Online progress in focus as Ted Baker to unveil losses

Ted Baker, the British fashion label with Scottish roots, will this week reveal whether heavy investment in its online sales offering has been enough to help it recover from a hammering during the pandemic.

The group will confirm it had a tough 2020 when it unveils full-year results on Thursday, with analysts expecting it to report an operating loss of £65.2 million, as revenue halved during the lockdown restrictions. The enforced closure of bricks-and-mortar stores and the group’s focus on occasion wear and formal clothing had a particular heavy toll on its trading last year.

The company’s results announcement has itself been disrupted by Covid-19, having been delayed by two weeks from the planned update on May 24.

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It said at the time that “disruption caused by Covid on the audit processes” meant it had to push back the announcement to June.

Sales at the fashion chain have been hard hit by lockdowns, which have seen its stores across Europe forced to close. Picture: contributed.

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Laura Hoy, equity analyst at Hargreaves Lansdown, said the pandemic “magnified Ted’s weakness as an already-struggling bricks-and-mortar retailer, especially because of its reliance on occasion wear”.

But as lockdown measures ease, she said the group’s update on current trading will prove whether its strategy shift is enough to breathe new life into the business.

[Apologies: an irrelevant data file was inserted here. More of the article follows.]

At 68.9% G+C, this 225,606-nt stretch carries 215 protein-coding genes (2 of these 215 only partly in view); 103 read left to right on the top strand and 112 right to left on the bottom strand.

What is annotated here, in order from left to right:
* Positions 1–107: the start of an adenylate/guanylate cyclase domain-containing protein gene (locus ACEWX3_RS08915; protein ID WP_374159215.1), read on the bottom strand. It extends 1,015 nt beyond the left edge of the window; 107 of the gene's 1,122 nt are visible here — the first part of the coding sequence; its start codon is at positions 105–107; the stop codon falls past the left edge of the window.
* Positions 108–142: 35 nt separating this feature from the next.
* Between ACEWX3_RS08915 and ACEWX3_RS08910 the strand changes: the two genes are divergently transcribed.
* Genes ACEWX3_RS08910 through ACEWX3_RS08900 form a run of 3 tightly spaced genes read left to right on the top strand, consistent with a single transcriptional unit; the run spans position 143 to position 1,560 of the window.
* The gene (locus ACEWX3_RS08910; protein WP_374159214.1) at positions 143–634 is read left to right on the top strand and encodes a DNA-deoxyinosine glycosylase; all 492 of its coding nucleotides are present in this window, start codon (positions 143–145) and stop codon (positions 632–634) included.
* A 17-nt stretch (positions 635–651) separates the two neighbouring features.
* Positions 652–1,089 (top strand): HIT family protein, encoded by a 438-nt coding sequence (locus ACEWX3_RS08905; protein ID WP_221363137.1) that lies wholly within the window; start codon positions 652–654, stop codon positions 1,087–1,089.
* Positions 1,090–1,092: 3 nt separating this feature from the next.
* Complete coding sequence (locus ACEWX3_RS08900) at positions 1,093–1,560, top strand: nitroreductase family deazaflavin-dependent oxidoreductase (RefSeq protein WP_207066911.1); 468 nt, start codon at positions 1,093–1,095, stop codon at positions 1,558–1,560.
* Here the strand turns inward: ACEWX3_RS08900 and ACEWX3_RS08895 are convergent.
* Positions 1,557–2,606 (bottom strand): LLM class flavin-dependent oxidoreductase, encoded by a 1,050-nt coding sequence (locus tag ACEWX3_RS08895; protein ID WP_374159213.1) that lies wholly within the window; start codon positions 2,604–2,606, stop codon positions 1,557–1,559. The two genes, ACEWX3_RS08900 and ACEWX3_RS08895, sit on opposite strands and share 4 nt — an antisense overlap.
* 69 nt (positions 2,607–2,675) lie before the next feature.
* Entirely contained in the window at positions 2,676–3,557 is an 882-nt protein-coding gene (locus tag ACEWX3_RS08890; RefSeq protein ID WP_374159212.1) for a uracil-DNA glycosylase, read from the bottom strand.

“Top of mind will be how online sales are doing. The pandemic only accelerated a seismic shift toward online shopping, one that Ted was fairly unprepared for.

“But the level of success of the newly launched digital platform will offer an insight into how turnaround efforts are doing. We’d like to see online sales making up reasonable chunk of sales, even as lockdowns unwind.”

Ms Hoy said another key measure of the turnaround efforts will be inventory management.

“The group has been bogged down by piles of unsold inventory, which had to be discounted, and in turn weighed on margins. At the year-end, the group expects to have fully transitioned to a leaner model, with product lifecycles slashed by a third.”


In February the group warned of a Brexit bill of up to £5m as a slump in festive sales also laid bare the toll taken by the pandemic.

The group said the predicted Brexit costs came as it faces extra duty and shipping costs following the UK’s departure from the EU, which will only be “partially offset” by new customs warehouse capability.

Retail sales nearly halved in its crucial Christmas trading quarter, falling 47 per cent in the 13 weeks to January 30 as lockdowns and restrictions hit trading.

Chief executive Rachel Osborne said at the time: “While we have made encouraging strategic progress, trading over the fourth quarter was difficult and heavily impacted by the Covid pandemic, leading to the closure of many of our stores during the period and a lack of demand for outerwear and occasion wear over the festive season in particular.”

Ted Baker was founded by Ray Kelvin as a single shirt shop in Glasgow in the late 1980s and has grown into a global ­fashion empire.

He resigned as chief executive in 2019 following allegations of harassment that he denied.

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